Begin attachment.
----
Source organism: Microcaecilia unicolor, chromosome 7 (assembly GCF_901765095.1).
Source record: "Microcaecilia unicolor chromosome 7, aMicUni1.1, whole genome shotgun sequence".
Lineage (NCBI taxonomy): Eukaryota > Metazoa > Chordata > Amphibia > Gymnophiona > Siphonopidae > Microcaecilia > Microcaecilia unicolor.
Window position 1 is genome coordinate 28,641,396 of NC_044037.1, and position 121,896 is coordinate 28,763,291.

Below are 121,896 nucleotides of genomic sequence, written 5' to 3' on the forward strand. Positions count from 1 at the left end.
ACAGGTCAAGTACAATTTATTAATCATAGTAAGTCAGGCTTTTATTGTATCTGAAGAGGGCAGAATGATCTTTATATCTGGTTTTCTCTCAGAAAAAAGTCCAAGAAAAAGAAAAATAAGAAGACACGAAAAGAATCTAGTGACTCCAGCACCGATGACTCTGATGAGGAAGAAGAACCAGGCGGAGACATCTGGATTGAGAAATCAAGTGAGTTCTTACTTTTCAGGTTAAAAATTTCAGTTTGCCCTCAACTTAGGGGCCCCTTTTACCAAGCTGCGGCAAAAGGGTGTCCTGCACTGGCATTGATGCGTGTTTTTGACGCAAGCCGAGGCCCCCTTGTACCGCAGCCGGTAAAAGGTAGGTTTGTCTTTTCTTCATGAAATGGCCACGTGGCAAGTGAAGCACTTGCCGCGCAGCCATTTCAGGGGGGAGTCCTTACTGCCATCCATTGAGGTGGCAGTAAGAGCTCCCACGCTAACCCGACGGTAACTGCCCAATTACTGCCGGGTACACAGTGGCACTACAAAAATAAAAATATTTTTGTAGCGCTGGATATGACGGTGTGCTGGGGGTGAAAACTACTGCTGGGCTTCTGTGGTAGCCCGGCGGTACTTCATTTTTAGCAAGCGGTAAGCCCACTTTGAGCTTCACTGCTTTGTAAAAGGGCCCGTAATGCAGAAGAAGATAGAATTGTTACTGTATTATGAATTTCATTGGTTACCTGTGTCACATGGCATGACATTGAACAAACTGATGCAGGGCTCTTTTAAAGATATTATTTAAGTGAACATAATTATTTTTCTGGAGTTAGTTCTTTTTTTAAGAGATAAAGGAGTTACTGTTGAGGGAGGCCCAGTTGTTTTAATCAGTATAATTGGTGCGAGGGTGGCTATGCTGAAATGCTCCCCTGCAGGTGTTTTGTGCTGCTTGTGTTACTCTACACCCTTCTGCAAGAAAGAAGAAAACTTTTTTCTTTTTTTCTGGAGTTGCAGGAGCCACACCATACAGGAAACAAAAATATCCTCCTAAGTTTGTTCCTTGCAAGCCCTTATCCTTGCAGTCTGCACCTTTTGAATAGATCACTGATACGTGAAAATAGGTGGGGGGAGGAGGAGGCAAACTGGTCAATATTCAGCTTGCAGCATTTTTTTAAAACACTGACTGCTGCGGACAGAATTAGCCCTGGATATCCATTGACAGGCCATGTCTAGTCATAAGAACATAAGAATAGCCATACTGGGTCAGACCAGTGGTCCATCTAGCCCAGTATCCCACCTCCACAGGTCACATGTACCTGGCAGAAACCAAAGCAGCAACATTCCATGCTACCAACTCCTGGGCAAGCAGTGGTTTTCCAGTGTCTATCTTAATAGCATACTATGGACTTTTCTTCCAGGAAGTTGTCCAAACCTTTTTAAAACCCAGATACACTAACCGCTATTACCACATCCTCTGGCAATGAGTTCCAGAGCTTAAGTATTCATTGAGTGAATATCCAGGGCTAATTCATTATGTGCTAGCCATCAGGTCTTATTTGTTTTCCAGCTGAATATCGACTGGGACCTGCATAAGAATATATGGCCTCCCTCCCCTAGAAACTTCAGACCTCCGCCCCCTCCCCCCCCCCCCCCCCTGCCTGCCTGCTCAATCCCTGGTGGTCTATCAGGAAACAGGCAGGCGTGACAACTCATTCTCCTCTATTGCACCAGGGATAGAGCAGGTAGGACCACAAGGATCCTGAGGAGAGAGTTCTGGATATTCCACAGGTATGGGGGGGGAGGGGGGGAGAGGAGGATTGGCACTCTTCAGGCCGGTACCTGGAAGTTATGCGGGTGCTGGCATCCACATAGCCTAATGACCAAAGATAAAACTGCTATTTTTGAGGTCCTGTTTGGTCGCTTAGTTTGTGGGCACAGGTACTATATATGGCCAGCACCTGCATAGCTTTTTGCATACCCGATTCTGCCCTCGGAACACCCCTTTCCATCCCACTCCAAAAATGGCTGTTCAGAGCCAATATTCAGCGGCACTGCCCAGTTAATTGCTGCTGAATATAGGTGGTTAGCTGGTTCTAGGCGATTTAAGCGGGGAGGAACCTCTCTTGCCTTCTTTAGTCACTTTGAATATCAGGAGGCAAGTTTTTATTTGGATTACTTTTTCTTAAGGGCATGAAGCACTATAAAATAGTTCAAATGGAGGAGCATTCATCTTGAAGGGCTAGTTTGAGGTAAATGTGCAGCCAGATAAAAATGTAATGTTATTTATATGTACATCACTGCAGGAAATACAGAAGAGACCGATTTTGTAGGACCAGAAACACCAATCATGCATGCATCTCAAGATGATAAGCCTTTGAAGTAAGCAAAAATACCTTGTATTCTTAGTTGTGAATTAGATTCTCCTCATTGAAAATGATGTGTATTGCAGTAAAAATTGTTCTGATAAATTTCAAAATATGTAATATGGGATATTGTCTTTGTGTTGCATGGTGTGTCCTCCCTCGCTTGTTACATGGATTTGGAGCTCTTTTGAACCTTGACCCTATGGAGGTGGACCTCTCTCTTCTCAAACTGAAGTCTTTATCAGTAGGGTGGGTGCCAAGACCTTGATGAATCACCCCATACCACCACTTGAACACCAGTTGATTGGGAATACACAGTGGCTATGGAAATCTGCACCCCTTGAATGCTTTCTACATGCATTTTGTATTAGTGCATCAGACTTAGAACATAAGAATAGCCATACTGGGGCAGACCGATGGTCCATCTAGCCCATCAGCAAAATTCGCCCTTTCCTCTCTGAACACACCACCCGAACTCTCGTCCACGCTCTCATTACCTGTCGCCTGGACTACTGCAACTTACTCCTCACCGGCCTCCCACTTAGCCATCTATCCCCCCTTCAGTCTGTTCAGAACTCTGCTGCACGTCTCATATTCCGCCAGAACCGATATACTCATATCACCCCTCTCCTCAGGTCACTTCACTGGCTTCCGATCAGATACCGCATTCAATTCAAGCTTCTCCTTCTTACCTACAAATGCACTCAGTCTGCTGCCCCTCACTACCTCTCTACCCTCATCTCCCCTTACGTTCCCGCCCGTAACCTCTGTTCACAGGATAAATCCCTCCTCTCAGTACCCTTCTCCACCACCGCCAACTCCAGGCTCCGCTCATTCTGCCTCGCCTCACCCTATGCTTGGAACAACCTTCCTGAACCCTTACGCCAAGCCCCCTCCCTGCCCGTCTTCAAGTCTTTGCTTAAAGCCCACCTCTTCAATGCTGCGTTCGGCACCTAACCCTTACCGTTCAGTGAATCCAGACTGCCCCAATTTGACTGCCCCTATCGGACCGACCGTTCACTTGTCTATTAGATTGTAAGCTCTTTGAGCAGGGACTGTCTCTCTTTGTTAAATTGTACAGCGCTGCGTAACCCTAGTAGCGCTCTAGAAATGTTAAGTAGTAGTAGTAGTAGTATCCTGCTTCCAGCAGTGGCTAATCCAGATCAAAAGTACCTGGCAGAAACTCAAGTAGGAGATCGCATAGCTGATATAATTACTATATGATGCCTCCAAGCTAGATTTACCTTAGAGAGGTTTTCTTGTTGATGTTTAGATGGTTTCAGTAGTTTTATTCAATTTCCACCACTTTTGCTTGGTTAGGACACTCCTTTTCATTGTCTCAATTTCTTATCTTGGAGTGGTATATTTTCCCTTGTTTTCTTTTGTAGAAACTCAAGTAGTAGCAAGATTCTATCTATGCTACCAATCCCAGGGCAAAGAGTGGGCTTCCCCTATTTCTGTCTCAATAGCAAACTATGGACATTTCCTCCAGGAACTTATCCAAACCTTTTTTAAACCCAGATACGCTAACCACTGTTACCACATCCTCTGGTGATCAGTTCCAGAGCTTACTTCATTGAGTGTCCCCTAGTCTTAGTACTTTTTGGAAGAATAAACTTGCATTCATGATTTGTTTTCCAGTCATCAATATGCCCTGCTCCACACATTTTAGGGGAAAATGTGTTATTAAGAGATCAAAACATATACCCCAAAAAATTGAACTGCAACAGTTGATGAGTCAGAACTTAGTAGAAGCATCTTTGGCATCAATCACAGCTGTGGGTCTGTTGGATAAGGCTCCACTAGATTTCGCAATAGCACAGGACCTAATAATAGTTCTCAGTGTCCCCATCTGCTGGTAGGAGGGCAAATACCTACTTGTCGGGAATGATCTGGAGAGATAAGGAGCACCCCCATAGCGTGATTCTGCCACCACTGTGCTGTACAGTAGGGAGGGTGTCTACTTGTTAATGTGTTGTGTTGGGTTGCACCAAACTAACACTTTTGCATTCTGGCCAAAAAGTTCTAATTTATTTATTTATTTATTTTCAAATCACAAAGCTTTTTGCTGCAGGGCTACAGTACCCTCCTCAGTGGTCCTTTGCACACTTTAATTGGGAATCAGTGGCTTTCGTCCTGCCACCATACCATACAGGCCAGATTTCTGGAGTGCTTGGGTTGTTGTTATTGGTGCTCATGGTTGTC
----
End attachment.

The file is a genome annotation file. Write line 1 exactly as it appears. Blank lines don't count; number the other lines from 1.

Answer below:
Source organism: Microcaecilia unicolor, chromosome 7 (assembly GCF_901765095.1).